What is Pepper Spray?
Pepper spray is called desmethyldiydrocapcaicin and irritates the eyes to cause a burning sensation, pain, and temporary blindness.
Pepper spray is predominantly used by police in very aggressive situations - it was actually originally made to warn off bears and mountain lions so it's extremely powerful stuff!
Many people see pepper spray and feel it would be an ideal deterrent or personal safety device. The device is light and dispensed from a handheld canister, then sprayed at a distance into the face area of the attacker.
Is Pepper Spray Legal in the UK?
Pepper spray is classed as a Section 5 weapon by the UK government and is commonly used by the UK police who use it against aggressive individuals.
Its ownership, carry and use by common citizens is banned under Section 5(1)(b) of the Firearms Act 1968. Therefore it is prohibited to be used as a ‘weapon of whatever description designed or adapted for the discharge of any noxious liquid, gas or other thing’.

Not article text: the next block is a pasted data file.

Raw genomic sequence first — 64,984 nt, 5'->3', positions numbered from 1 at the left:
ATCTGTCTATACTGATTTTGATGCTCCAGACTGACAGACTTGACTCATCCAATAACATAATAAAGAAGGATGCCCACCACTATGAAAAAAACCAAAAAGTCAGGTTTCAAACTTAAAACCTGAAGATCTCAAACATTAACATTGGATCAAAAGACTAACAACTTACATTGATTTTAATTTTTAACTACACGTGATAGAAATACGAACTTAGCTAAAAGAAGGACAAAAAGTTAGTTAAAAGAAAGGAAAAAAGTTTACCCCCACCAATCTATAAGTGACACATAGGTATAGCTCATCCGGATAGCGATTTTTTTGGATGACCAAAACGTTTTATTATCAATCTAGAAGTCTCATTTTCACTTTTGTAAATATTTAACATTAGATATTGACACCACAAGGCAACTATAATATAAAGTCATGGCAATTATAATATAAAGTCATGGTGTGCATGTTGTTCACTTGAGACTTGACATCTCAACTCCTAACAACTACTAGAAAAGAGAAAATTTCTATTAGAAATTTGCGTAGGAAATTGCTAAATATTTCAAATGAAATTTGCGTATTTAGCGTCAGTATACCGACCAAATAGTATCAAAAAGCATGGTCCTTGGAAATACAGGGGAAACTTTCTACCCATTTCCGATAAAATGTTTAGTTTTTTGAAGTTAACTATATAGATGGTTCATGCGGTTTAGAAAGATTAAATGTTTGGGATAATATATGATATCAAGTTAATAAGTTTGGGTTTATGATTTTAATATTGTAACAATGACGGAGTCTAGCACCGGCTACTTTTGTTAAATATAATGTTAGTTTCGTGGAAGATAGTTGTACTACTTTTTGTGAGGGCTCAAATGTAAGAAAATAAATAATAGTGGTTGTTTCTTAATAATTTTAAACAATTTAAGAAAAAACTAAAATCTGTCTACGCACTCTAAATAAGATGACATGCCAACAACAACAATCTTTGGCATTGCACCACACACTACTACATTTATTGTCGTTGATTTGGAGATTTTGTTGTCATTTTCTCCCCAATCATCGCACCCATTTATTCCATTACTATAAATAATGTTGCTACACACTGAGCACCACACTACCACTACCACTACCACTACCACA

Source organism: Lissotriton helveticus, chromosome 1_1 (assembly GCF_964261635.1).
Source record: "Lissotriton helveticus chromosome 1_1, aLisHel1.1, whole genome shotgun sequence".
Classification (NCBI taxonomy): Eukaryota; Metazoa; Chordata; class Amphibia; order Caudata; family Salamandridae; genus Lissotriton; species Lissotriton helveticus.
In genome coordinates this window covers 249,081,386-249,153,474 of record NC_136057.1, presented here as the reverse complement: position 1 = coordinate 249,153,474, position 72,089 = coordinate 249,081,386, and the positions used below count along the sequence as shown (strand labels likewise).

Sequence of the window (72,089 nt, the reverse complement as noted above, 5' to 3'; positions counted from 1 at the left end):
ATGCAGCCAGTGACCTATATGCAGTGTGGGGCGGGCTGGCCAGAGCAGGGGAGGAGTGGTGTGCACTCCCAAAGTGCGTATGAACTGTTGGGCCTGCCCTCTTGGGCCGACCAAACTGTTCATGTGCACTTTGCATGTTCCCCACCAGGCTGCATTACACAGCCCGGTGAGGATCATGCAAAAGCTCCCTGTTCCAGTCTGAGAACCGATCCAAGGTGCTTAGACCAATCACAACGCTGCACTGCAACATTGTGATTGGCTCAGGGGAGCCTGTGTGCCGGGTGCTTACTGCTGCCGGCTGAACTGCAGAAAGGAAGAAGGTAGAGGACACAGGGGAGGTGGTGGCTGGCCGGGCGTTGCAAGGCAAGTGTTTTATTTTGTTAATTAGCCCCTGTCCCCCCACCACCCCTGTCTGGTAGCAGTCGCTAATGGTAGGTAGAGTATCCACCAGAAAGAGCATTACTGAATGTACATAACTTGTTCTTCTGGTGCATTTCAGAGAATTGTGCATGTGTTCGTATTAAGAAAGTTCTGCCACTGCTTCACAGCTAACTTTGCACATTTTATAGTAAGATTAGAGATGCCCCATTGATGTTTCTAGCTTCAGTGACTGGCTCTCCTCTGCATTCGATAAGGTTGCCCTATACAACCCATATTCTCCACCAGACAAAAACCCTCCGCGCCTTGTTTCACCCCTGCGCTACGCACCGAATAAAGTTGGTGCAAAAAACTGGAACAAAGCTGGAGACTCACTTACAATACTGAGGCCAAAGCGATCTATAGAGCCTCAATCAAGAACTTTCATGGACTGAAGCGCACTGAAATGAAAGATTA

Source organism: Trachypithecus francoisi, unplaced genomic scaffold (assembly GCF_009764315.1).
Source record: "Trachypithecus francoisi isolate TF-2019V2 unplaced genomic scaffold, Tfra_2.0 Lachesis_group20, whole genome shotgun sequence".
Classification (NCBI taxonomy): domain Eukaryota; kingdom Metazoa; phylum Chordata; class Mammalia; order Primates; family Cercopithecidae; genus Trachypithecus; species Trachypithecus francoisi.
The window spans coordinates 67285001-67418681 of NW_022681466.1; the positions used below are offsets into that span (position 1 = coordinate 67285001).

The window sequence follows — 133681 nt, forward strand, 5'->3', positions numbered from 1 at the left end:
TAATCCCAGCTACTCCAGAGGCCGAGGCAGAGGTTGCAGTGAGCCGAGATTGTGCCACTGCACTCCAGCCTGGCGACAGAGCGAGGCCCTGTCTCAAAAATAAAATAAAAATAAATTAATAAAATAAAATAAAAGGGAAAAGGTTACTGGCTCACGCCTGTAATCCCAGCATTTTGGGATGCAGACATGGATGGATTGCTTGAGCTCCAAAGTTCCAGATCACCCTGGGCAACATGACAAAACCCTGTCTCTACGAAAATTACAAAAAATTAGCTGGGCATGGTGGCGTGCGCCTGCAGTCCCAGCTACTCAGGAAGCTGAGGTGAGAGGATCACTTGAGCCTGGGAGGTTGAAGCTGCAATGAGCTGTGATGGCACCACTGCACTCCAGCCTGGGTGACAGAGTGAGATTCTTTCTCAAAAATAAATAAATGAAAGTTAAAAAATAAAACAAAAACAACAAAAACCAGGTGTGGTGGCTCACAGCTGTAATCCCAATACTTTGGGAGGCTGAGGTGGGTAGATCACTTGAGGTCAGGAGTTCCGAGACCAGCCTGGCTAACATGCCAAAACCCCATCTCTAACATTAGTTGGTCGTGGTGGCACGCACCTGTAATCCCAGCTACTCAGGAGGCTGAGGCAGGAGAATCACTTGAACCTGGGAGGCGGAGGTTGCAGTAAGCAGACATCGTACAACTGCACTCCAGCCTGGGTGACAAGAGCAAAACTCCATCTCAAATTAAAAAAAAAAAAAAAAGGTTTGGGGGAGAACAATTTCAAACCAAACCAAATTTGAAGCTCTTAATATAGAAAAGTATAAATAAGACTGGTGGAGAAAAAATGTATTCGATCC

This law effectively means that carrying or using pepper spray in the UK carries the same penalty as carrying or using a gun. While there are some EU countries where it is legal - e.g. in Italy, Spain and France - it is only so with a license and the use of it against a person is considered assault.
Are there any pepper spray alternatives?
Not in terms of a chemical spray you can use, but in terms of personal safety then yes. The most effective personal safety device is an alarm (also known as a "rape alarm", although we dislike this phrase) - a good alarm can go up to 130dB and has a flashing light too to create as much noise and awareness as possible.
Using a personal safety alarm is simple and it is reusable - check out how to use a personal safety alarm here
Due to them being legal, you are able to use them on dog walks, running, while travelling and when you're walking at night.
You can purchase a personal safety alarm here